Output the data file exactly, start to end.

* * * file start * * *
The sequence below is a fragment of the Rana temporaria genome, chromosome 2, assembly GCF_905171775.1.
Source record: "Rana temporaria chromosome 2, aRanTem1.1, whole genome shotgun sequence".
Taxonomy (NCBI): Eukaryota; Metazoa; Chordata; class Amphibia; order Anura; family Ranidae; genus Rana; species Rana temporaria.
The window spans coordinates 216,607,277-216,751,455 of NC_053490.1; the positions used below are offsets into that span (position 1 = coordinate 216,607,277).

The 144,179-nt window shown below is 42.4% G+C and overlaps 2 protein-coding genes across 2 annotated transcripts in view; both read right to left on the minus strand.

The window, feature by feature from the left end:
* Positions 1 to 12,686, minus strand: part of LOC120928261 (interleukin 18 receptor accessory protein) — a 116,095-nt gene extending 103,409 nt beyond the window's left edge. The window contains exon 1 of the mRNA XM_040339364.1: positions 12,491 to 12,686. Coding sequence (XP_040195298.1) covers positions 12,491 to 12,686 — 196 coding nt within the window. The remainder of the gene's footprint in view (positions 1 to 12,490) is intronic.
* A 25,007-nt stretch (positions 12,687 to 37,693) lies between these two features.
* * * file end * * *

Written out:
The sequence below is a fragment of the Rana temporaria genome, chromosome 2, assembly GCF_905171775.1.
Source record: "Rana temporaria chromosome 2, aRanTem1.1, whole genome shotgun sequence".
Taxonomy (NCBI): Eukaryota; Metazoa; Chordata; class Amphibia; order Anura; family Ranidae; genus Rana; species Rana temporaria.
The window spans coordinates 216,607,277-216,751,455 of NC_053490.1; the positions used below are offsets into that span (position 1 = coordinate 216,607,277).

The 144,179-nt window shown below is 42.4% G+C and overlaps 2 protein-coding genes across 2 annotated transcripts in view; both read right to left on the minus strand.

The window, feature by feature from the left end:
* Positions 1 to 12,686, minus strand: part of LOC120928261 (interleukin 18 receptor accessory protein) — a 116,095-nt gene extending 103,409 nt beyond the window's left edge. The window contains exon 1 of the mRNA XM_040339364.1: positions 12,491 to 12,686. Coding sequence (XP_040195298.1) covers positions 12,491 to 12,686 — 196 coding nt within the window. The remainder of the gene's footprint in view (positions 1 to 12,490) is intronic.
* A 25,007-nt stretch (positions 12,687 to 37,693) lies between these two features.